Striding, mic in hand, across a floor stained by years of mentholated soot and cheap lager, Drew Morgan is an anomaly in Knoxville: a stand-up comic performing at the Pilot Light, an indie-rock club. And the differences between him and the club regulars are manifold and obvious, from his barbershop haircut and slow-drip East Tennessee drawl, to the dirty boot-cut jeans which seem to have actually faded onto his legs.
But if he’s out of place, he doesn’t know it, because he fairly commands the crowded little bar with the alpha certainty of a football coach, the fulminating zeal of a charismatic preacher.
“That last joke was ironic, by way,” he says to the crowd of indie kids. “Kind of like most of your clothes.”
And slowly, as his routine builds in a succession of mounting waves, he takes his slacker audience in hand and wrings them for all they’re worth, pulling the crescendo into a routine about reading the book of Revelation while stoned; about how after the sounding of the sixth trumpet, an angel of God descends from the heavens, plants one foot on land and one in the ocean and reads from a great scroll in a voice of doom and thunder.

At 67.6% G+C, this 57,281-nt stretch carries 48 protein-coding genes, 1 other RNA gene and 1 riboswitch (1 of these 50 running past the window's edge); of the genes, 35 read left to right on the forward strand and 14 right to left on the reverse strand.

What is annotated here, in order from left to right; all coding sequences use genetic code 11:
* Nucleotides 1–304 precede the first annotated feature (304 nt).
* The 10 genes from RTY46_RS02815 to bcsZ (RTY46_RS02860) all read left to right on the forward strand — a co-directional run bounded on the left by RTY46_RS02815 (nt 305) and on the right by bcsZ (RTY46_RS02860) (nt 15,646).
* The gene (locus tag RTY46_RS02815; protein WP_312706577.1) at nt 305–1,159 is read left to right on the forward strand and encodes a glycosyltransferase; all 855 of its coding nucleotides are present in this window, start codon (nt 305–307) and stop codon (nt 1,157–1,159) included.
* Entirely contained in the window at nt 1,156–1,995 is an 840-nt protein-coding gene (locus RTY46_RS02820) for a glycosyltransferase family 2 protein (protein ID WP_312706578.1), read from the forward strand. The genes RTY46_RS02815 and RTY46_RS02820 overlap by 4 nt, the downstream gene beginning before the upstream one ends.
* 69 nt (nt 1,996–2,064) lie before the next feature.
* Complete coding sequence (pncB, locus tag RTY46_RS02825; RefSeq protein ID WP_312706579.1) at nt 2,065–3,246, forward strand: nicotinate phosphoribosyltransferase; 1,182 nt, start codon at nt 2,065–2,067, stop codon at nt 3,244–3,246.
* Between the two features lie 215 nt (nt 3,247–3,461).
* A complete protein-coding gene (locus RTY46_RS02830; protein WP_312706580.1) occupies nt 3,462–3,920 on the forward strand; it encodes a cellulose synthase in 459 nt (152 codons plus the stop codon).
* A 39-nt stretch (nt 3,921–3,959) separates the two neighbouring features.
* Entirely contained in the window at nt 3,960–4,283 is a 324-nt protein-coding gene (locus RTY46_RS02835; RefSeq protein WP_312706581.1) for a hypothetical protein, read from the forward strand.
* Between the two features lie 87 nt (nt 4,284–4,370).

“And I don’t mean one foot in the water, one up on the beach with his balls hanging in the surf,” he roars. “I mean one foot in the Marianas Trench and another over in some f--ked-up place where no one should ever live, like Oklahoma or Nebraska.… If it were a graphic novel, everyone in this room would own a copy!”
And then his finale, his piece de resistance, a rant about how all the mystique has been sucked out of rock ’n’ roll by the Information Age, by the Internet and 24-hour news cycles and TMZ, ending with a drawn-out impression of Jim Morrison onstage in full Lizard King mode, swaggering and spinning his mic and then dropping and dry-humping the stage in a paroxysm of drunken frenzy. And how his bandmates explode as soon as they get off stage, despite the crowd roaring outside for more of his glowering freak-out trip, because to the band he’s not the Lizard King, he’s just drunk Jim making it harder for everyone else. And how none of it could have happened the same way now, with a preternaturally well-groomed TMZ host waiting offstage to describe the whole behind-the-scenes milieu like some plastic-coiffed Al Michaels doing play-by-play.
It’s a bravura performance, rendered all the more impressive by the dank setting and the fact that Morgan has been doing regular stand-up for scarcely a year. Having spent a couple of years in Miami, the Sunbright native won an amateur comedy contest there his first time on stage in 2010. But his life-long stand-up dreams remained dormant until he moved back to East Tennessee last September, did a Google search, and discovered the budding underground stand-up scene in Knoxville, a network of ready open mics and fraternal comedians founded by local comic Matt Ward and a few others.